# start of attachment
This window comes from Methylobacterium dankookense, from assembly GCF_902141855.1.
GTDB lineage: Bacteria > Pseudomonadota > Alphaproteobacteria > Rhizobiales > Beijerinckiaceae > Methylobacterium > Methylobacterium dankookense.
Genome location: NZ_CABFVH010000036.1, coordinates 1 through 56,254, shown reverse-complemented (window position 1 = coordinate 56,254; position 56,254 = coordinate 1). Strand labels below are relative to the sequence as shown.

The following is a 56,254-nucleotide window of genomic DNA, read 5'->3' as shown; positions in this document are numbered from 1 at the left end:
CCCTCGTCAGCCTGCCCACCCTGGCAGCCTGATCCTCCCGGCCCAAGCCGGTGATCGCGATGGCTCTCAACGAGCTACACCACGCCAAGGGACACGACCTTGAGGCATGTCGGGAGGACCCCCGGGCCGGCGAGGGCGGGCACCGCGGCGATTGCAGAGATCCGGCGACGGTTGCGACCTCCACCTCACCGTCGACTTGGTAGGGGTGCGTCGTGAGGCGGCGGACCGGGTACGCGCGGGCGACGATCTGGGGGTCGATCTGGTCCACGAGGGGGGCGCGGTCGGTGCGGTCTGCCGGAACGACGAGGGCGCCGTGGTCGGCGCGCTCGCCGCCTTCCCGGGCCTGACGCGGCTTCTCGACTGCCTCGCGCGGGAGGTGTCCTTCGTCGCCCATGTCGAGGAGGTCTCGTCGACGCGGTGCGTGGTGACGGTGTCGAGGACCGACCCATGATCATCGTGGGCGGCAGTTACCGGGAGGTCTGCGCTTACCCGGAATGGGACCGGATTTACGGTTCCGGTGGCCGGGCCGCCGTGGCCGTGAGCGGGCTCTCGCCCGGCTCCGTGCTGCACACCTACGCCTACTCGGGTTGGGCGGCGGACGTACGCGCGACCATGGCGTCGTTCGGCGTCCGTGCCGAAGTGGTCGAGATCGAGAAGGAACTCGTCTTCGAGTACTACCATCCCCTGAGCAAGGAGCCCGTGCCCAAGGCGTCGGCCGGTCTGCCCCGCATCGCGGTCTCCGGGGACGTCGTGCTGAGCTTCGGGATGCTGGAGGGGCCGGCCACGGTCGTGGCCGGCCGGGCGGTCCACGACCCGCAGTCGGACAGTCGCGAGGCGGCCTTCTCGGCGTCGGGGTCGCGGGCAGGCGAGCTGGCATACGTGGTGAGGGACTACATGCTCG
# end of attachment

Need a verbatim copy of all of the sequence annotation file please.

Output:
This window comes from Methylobacterium dankookense, from assembly GCF_902141855.1.
GTDB lineage: Bacteria > Pseudomonadota > Alphaproteobacteria > Rhizobiales > Beijerinckiaceae > Methylobacterium > Methylobacterium dankookense.
Genome location: NZ_CABFVH010000036.1, coordinates 1 through 56,254, shown reverse-complemented (window position 1 = coordinate 56,254; position 56,254 = coordinate 1). Strand labels below are relative to the sequence as shown.

The following is a 56,254-nucleotide window of genomic DNA, read 5'->3' as shown; positions in this document are numbered from 1 at the left end:
CCCTCGTCAGCCTGCCCACCCTGGCAGCCTGATCCTCCCGGCCCAAGCCGGTGATCGCGATGGCTCTCAACGAGCTACACCACGCCAAGGGACACGACCTTGAGGCATGTCGGGAGGACCCCCGGGCCGGCGAGGGCGGGCACCGCGGCGATTGCAGAGATCCGGCGACGGTTGCGACCTCCACCTCACCGTCGACTTGGTAGGGGTGCGTCGTGAGGCGGCGGACCGGGTACGCGCGGGCGACGATCTGGGGGTCGATCTGGTCCACGAGGGGGGCGCGGTCGGTGCGGTCTGCCGGAACGACGAGGGCGCCGTGGTCGGCGCGCTCGCCGCCTTCCCGGGCCTGACGCGGCTTCTCGACTGCCTCGCGCGGGAGGTGTCCTTCGTCGCCCATGTCGAGGAGGTCTCGTCGACGCGGTGCGTGGTGACGGTGTCGAGGACCGACCCATGATCATCGTGGGCGGCAGTTACCGGGAGGTCTGCGCTTACCCGGAATGGGACCGGATTTACGGTTCCGGTGGCCGGGCCGCCGTGGCCGTGAGCGGGCTCTCGCCCGGCTCCGTGCTGCACACCTACGCCTACTCGGGTTGGGCGGCGGACGTACGCGCGACCATGGCGTCGTTCGGCGTCCGTGCCGAAGTGGTCGAGATCGAGAAGGAACTCGTCTTCGAGTACTACCATCCCCTGAGCAAGGAGCCCGTGCCCAAGGCGTCGGCCGGTCTGCCCCGCATCGCGGTCTCCGGGGACGTCGTGCTGAGCTTCGGGATGCTGGAGGGGCCGGCCACGGTCGTGGCCGGCCGGGCGGTCCACGACCCGCAGTCGGACAGTCGCGAGGCGGCCTTCTCGGCGTCGGGGTCGCGGGCAGGCGAGCTGGCATACGTGGTGAGGGACTACATGCTCG